Yes indeed, everyone does seem to want to know this for some reason. Fortunately we have some great investors and therefore have the luxury of time. We have never dived blindly into anything, but have always taken a more considered standpoint. And this approach is reflected in our attitude to monetisation. Of course we will start making money, but how and when is still something that we are carefully considering.
4. What are your thoughts on location? Is Foursquare, GoWalla, or Facebook Places going to win this race and will it be around in five years or is it just a fad?
Considering the changes in technology and attitudes over the last five years, predicting anything further than the next few months is impossible. On the current location “race” though, it is hard to imagine the might of Facebook being overcome by anyone. I would imagine it will be a battle between to the innovation of the smaller players compared to the sheer weight of Facebook numbers. Hopefully the niche players will provide Facebook with enough competition in the space that the consumer wins in the end.
5. How do you think Twitter should monetize its business?
I think so long as Twitter find ways to monetise their own business without it restricting the innovation of other businesses that rely on their services, then they can pretty much do whatever they like. Their forays into “promoted” items seem like a good first step on the ladder, but I don’t think we’ve seen everything they’ve got just yet.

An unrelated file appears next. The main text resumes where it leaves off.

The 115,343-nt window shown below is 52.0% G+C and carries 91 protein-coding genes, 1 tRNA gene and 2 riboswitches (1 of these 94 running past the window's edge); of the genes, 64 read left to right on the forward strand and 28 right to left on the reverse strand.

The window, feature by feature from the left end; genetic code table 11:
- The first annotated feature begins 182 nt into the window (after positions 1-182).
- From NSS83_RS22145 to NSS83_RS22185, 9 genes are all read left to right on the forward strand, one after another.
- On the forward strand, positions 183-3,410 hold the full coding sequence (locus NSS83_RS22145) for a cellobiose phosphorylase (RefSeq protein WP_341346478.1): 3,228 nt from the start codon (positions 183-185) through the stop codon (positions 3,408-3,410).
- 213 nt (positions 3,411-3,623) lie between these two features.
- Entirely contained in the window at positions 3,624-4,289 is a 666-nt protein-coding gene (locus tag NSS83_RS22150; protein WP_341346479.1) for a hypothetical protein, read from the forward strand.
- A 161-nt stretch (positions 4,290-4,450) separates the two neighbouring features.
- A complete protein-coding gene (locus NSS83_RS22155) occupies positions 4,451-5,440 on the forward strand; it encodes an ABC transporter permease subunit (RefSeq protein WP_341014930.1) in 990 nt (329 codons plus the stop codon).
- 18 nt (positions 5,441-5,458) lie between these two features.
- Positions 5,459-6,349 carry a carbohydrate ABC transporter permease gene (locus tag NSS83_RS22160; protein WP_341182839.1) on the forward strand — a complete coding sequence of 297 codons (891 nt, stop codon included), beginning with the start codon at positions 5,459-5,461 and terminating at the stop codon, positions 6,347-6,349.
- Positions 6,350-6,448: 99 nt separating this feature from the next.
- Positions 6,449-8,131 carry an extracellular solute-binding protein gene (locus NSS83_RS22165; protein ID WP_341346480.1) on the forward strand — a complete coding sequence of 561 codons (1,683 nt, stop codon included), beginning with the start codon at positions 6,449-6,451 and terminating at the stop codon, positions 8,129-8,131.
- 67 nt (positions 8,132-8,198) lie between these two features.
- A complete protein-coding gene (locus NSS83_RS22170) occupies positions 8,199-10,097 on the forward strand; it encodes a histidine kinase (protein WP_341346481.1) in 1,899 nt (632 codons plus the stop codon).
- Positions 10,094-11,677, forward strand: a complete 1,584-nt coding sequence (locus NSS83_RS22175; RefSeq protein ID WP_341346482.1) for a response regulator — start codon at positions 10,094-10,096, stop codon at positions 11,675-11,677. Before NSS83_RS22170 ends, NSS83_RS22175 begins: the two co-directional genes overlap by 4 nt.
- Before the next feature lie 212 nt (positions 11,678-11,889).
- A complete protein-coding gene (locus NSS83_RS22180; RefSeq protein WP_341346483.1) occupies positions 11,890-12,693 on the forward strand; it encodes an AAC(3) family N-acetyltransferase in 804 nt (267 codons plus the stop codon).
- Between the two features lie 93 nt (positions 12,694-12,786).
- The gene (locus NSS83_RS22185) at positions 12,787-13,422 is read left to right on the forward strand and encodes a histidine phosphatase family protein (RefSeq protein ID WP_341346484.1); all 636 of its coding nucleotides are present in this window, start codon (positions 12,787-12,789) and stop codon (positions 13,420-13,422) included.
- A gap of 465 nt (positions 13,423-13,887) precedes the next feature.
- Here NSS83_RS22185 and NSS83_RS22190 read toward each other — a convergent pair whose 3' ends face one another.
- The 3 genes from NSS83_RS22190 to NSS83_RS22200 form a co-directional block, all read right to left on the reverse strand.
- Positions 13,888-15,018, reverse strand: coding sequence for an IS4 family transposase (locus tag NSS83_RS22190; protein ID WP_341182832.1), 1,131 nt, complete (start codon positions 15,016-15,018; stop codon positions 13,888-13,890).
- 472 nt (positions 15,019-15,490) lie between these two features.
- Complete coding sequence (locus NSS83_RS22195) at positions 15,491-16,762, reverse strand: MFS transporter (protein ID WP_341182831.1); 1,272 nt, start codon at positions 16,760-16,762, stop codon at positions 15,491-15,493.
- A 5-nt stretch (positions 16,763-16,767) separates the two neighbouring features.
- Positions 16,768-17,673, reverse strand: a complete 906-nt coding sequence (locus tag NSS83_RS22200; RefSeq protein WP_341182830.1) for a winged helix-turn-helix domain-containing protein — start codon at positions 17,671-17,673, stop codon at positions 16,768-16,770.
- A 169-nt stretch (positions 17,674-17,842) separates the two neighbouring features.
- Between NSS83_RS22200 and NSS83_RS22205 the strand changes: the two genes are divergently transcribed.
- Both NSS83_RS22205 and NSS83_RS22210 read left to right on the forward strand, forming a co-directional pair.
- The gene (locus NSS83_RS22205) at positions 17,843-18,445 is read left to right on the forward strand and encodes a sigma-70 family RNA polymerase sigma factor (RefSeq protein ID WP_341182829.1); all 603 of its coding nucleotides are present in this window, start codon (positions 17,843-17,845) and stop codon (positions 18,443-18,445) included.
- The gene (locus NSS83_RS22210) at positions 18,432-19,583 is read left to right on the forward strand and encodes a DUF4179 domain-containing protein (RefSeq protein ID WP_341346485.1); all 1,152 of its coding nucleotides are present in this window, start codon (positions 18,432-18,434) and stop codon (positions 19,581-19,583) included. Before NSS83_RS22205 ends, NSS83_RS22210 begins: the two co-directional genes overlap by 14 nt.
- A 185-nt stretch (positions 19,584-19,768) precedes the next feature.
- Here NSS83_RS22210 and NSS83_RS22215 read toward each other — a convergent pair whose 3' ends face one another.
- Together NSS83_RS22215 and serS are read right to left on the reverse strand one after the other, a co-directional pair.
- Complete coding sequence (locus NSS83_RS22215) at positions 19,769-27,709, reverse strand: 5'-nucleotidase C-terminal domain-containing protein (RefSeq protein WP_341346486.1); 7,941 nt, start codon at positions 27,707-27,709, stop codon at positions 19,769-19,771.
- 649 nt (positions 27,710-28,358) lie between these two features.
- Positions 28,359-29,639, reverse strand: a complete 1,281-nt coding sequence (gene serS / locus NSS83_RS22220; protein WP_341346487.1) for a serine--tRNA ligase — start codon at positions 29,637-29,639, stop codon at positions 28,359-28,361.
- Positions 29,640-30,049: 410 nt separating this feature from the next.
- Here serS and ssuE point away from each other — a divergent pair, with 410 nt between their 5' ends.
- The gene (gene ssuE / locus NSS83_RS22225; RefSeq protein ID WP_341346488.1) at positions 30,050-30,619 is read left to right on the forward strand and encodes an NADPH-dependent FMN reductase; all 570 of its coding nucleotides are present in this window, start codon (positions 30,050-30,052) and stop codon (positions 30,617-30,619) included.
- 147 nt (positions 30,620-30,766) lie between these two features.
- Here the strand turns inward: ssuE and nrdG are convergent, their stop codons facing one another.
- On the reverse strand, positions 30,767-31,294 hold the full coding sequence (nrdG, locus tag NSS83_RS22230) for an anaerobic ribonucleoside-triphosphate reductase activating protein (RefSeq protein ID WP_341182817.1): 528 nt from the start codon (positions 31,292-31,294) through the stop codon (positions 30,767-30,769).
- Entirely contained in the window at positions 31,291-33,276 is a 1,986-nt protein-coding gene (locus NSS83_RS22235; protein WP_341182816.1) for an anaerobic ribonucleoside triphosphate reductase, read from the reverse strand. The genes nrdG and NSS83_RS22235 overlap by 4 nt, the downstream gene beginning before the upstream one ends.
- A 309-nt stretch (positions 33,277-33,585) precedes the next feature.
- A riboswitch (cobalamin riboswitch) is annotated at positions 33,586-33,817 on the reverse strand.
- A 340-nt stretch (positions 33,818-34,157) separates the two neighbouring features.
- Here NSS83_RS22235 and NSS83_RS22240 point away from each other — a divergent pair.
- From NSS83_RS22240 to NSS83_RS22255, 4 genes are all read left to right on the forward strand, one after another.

6. You just recently released an Android app, what do you think about the issue of charging for Android apps? Developers are facing a challenge with that.
For many developers, charging for apps is totally the right way to go and good luck to them. Our approach is that we want as many people to use our products as possible, a goal that would not be achievable if we charged to download our products. The fact that this also avoids us getting caught in the complexities of the Android Market charging policy is a fortuitous coincidence…
7. What mobile phone do you use and why?
Having been a Nokia fanboy for many years, the N97 finally killed off my love for that platform. This coincided with getting the job at TweetDeck, so an iPhone 3GS was the logical choice at that point. For all its restrictions and quirks, I love the iPhone and still do. There are no surprises there, you pretty much always know what you’re going to get, even though it may not aways be what you want!
Then as we started to develop our Android app I obtained a Nexus One and I found a new love 🙂 The Android platform ticks so many boxes for me in terms of flexibility and features, even if it suffers from a more complex user interface. Once we had a workable app for Android I started using it as my main phone every day and have never felt the need to switch back to the iPhone.
8. What are your thoughts on the tablet market including the iPad and the new Samsung Tab? Are they going to kill the netbook and laptop industries?